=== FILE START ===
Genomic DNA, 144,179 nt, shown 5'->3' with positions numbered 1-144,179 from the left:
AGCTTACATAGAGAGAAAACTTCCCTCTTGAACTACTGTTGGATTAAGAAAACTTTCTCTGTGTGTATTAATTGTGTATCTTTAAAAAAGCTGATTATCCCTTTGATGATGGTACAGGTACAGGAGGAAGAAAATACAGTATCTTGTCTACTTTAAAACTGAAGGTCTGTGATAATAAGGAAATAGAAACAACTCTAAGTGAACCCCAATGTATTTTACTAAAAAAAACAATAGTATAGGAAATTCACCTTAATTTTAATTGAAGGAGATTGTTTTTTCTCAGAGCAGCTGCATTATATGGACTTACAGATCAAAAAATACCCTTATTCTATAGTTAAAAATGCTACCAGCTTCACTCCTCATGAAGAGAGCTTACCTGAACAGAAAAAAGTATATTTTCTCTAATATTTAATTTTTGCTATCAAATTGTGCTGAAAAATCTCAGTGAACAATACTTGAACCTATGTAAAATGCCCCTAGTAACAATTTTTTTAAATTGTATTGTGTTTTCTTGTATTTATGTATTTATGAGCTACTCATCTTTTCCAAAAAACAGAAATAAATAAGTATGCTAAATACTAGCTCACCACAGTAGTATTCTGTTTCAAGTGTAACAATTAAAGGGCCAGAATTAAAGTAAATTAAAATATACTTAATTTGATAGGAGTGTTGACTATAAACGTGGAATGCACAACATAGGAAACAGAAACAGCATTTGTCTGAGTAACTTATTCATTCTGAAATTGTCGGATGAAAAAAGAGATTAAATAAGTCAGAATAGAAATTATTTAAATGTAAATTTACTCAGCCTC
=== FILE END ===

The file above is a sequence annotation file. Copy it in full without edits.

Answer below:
Genomic DNA, 144,179 nt, shown 5'->3' with positions numbered 1-144,179 from the left:
AGCTTACATAGAGAGAAAACTTCCCTCTTGAACTACTGTTGGATTAAGAAAACTTTCTCTGTGTGTATTAATTGTGTATCTTTAAAAAAGCTGATTATCCCTTTGATGATGGTACAGGTACAGGAGGAAGAAAATACAGTATCTTGTCTACTTTAAAACTGAAGGTCTGTGATAATAAGGAAATAGAAACAACTCTAAGTGAACCCCAATGTATTTTACTAAAAAAAACAATAGTATAGGAAATTCACCTTAATTTTAATTGAAGGAGATTGTTTTTTCTCAGAGCAGCTGCATTATATGGACTTACAGATCAAAAAATACCCTTATTCTATAGTTAAAAATGCTACCAGCTTCACTCCTCATGAAGAGAGCTTACCTGAACAGAAAAAAGTATATTTTCTCTAATATTTAATTTTTGCTATCAAATTGTGCTGAAAAATCTCAGTGAACAATACTTGAACCTATGTAAAATGCCCCTAGTAACAATTTTTTTAAATTGTATTGTGTTTTCTTGTATTTATGTATTTATGAGCTACTCATCTTTTCCAAAAAACAGAAATAAATAAGTATGCTAAATACTAGCTCACCACAGTAGTATTCTGTTTCAAGTGTAACAATTAAAGGGCCAGAATTAAAGTAAATTAAAATATACTTAATTTGATAGGAGTGTTGACTATAAACGTGGAATGCACAACATAGGAAACAGAAACAGCATTTGTCTGAGTAACTTATTCATTCTGAAATTGTCGGATGAAAAAAGAGATTAAATAAGTCAGAATAGAAATTATTTAAATGTAAATTTACTCAGCCTC